So guys. What makes this movie great? Let’s talk about all of the “before-i-saw-the-actual-movie” bits. First, it won the big 5 Oscars (directoractoractressscreenplaypicture). It’s ranked #20 on AFI’s top 100 movies. Jack Nicholson is IN it and he gets to be in a mental institution. An iconic classic of the ’70s. Everyone’s heard of the title even if you haven’t heard of the movie. So walking into this, my expectations were high. And, luckily, I actually knew a lot less about the plot than I thought I did. Except, naturally, that Nurse Ratched is a nazi-woman who is far crazier than her patients. (Seriously… AFI’s Heroes and Villains list really screwed up some things about movies for me… Maybe I should just stop looking at anything about movies until I watch every movie ever made. Eh, not worth it).
Everyone knows that Jacky boy is bad-A. He’s as hard core as they come. (And I just watched The Shining not too long ago…) Man is he great in this. He’s loud. He’s a leader of the pack. He’s an unrelenting optimist, refusing to succumb to the lows of the nuthouse. He frustrates Nurse Ratched enough to put a flicker in those calculating eyes. He embodies that role with more enthus than I thought possible and few are as good at wreaking havoc as he. What a guy.
What I didn’t expect was how attached I was going to become to every single other nut job. It’s so easy to connect with their childlike mannerisms and you have hope for their futures. Martini’s ever present grin, Billy Bibbit’s stutter, Chief’s admiration for McMurphy. You’re cursing Ratched’s name and you’re cheering for any small triumph they may have over her (and her name sounds like a cuss). At first, I couldn’t decide if all the buzz for Fletcher was legit, but her acting performance will always remain a triumph for she’ll forever be remembered as one of the sickest villains in history. Subtle and malicious.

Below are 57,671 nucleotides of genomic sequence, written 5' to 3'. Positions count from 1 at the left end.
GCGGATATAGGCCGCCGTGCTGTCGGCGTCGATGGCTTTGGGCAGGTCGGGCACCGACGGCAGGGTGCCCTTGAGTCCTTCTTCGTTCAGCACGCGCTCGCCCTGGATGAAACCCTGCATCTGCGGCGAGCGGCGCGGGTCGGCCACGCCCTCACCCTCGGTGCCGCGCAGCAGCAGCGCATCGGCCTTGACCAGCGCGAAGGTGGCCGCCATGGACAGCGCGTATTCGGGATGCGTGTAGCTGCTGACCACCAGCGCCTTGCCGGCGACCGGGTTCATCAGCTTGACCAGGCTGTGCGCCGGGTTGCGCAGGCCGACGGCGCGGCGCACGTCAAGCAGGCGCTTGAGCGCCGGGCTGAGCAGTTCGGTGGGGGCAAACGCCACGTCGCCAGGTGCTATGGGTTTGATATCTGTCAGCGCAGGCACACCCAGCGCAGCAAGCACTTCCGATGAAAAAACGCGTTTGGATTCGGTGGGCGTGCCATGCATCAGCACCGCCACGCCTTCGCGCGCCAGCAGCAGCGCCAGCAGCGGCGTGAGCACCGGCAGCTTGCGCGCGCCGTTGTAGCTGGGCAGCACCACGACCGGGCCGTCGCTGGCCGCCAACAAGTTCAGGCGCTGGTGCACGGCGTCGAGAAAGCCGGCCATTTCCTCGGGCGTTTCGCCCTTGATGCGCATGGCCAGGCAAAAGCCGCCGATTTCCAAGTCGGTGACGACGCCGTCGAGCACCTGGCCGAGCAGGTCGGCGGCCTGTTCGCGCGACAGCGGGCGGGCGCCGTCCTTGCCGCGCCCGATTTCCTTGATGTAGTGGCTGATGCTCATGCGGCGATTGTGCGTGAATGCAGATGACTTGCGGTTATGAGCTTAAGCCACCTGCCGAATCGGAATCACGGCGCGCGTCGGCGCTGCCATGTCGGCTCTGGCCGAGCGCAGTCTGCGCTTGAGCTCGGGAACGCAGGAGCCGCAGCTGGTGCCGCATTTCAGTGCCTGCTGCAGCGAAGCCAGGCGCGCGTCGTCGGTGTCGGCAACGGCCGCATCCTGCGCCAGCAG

I feel like the overall greatness is built up of small scenes of genius. Stealing the van… teaching Chief to play basketball…. McMurphy petitioning for the World Series to be displayed and consequently monologuing an imaginary play-by-play to show his inmates how to stick it to the man and stray from the norm… all brilliant. They, of course, build upon one another towards an ending but they also stand out as individual moments in which the audience could connect to the action. The penultimate scene with Billy and Nurse Ratched is particularly moving as heart breaking as it may be. Each scene is so perfectly constructed, and on emotional overload.
The music is solid, Milos Forman’s directing is without fault, the script is unforgettable, the cinematography is bleak, morbid, and stunning. The tone is an interesting mix between humor and misery, with tragic undertones to comedic exchanges; it’s barbaric how mental institutions actually used to be like that – electroshock therapy and lobotomy to boot. But in the end it’s about character growth. At first I wasn’t sure what to think of the ending but after thinking (like I usually do for hours after a movie as pivotal as this…) I recognize its poetic and beautiful wonder. But no matter what – the journey was worth it for these guys. And worth it for Chief. 9/10
Get out of my way son, you’re using my oxygen.
-McMurphy, One Flew Over the Cuckoo’s Nest (1975)
Yes, quotes of the week are back. I’m excited, so you should be too. There are many quotable one-liners comin’ from this character, but I particularly enjoyed this one.
Basketball Diaries is basically about basketball star Jim (Leonardo DiCapprio) and his going off the deep end getting high a lot. He loses his best friend to leukemia, but loses himself to drugs. He also writes. He’s definitely a charmer. Especially when screaming his guts out in pain for a fix. That’s a turn on if I ever saw one. I still can’t decide if I found that painfully obnoxious, or painfully painful (yes i did use that redundancy thank you very much). But basically if I didn’t know anything about drugs before I certainly do now. On the whole, this true story based on the life of Jim Carroll is very harrowing, and agonizing.